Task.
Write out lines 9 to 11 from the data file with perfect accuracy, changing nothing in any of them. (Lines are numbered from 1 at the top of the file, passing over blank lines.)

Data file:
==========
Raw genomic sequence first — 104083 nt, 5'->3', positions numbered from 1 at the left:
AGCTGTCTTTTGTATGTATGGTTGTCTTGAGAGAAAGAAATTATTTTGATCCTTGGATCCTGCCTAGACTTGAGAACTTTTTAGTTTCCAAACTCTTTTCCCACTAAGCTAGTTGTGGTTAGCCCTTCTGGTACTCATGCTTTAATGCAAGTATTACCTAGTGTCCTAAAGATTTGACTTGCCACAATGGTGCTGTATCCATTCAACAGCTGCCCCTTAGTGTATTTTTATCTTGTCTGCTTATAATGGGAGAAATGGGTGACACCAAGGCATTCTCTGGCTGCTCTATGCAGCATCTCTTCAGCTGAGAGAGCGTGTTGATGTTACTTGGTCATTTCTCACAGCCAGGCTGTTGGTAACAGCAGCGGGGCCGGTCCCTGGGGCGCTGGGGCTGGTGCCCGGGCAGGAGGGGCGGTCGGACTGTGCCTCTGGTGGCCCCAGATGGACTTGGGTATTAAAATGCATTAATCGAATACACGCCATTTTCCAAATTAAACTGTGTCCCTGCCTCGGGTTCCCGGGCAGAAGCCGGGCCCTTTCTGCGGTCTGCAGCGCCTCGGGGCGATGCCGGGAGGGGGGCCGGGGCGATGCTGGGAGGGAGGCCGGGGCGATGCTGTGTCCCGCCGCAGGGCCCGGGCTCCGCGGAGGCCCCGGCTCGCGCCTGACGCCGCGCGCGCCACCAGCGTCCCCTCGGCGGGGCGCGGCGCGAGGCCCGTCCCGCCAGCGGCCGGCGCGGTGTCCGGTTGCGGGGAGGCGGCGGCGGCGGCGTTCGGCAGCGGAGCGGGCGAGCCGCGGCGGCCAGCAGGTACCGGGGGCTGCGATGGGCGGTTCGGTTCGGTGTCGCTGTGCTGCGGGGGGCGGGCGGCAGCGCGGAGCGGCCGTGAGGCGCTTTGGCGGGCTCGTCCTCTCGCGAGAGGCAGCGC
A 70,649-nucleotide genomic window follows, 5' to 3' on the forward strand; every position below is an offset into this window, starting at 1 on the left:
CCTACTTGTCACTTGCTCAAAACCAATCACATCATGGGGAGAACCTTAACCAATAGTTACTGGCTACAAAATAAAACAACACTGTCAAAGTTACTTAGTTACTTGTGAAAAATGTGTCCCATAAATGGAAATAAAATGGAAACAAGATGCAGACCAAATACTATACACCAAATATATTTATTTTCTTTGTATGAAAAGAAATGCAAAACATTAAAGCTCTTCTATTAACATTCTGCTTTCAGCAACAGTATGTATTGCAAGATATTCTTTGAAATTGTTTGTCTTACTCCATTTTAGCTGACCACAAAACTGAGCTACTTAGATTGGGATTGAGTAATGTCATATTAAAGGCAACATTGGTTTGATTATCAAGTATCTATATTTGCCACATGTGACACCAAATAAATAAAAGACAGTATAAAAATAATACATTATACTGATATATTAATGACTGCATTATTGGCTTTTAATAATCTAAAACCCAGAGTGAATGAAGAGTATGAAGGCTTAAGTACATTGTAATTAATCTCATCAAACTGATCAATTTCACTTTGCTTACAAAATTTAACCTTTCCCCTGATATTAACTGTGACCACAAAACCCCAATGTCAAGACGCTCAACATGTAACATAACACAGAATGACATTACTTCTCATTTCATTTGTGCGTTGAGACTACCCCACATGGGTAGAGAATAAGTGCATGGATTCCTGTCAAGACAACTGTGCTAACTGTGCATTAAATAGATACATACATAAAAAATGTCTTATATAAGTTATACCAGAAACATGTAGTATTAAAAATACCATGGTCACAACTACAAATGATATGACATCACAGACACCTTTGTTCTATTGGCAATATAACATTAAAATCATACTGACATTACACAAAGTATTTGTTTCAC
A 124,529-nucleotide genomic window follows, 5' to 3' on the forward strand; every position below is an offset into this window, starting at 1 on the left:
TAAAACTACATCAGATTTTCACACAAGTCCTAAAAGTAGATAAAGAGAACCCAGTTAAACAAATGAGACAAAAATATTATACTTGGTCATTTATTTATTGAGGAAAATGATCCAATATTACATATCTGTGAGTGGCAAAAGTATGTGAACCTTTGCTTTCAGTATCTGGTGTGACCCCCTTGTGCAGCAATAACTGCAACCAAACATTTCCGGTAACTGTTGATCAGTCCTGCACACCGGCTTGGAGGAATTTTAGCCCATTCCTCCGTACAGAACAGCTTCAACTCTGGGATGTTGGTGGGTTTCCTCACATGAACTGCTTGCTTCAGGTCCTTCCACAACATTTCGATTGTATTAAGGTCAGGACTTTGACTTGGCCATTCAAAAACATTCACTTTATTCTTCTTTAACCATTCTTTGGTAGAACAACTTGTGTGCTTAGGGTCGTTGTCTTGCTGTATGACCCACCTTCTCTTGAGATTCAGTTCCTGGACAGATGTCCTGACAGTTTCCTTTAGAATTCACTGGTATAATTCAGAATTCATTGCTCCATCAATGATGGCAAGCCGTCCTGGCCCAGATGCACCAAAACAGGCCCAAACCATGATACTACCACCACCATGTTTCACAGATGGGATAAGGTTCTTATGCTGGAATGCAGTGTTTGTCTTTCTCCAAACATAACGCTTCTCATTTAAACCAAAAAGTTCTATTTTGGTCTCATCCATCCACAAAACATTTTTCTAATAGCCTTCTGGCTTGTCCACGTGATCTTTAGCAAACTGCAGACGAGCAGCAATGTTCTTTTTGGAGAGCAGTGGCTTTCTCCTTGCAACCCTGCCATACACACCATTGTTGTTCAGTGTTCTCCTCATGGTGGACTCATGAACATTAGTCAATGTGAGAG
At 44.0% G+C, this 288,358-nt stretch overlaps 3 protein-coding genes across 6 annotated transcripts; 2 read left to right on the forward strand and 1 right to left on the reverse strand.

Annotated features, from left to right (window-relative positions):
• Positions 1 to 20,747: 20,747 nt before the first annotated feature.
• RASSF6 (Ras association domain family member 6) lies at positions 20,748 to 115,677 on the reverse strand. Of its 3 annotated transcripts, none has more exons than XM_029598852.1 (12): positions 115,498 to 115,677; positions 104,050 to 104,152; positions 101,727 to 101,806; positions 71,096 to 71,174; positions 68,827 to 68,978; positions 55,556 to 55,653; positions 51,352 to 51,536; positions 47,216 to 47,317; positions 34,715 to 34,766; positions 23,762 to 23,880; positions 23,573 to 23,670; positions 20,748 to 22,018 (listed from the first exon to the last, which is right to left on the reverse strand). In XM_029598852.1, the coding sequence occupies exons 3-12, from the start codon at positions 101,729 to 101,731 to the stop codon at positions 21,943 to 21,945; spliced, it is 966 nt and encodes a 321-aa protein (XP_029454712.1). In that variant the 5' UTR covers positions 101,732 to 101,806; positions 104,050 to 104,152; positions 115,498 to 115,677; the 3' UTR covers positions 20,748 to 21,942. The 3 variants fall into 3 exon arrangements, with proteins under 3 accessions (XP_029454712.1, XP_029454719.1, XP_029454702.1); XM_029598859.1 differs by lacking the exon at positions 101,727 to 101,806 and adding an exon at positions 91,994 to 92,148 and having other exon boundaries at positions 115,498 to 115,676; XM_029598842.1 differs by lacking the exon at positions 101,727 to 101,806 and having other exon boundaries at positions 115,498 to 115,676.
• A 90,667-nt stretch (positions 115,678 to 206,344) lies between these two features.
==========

• Positions 1 to 20,747: 20,747 nt before the first annotated feature.
• RASSF6 (Ras association domain family member 6) lies at positions 20,748 to 115,677 on the reverse strand. Of its 3 annotated transcripts, none has more exons than XM_029598852.1 (12): positions 115,498 to 115,677; positions 104,050 to 104,152; positions 101,727 to 101,806; positions 71,096 to 71,174; positions 68,827 to 68,978; positions 55,556 to 55,653; positions 51,352 to 51,536; positions 47,216 to 47,317; positions 34,715 to 34,766; positions 23,762 to 23,880; positions 23,573 to 23,670; positions 20,748 to 22,018 (listed from the first exon to the last, which is right to left on the reverse strand). In XM_029598852.1, the coding sequence occupies exons 3-12, from the start codon at positions 101,729 to 101,731 to the stop codon at positions 21,943 to 21,945; spliced, it is 966 nt and encodes a 321-aa protein (XP_029454712.1). In that variant the 5' UTR covers positions 101,732 to 101,806; positions 104,050 to 104,152; positions 115,498 to 115,677; the 3' UTR covers positions 20,748 to 21,942. The 3 variants fall into 3 exon arrangements, with proteins under 3 accessions (XP_029454712.1, XP_029454719.1, XP_029454702.1); XM_029598859.1 differs by lacking the exon at positions 101,727 to 101,806 and adding an exon at positions 91,994 to 92,148 and having other exon boundaries at positions 115,498 to 115,676; XM_029598842.1 differs by lacking the exon at positions 101,727 to 101,806 and having other exon boundaries at positions 115,498 to 115,676.
• A 90,667-nt stretch (positions 115,678 to 206,344) lies between these two features.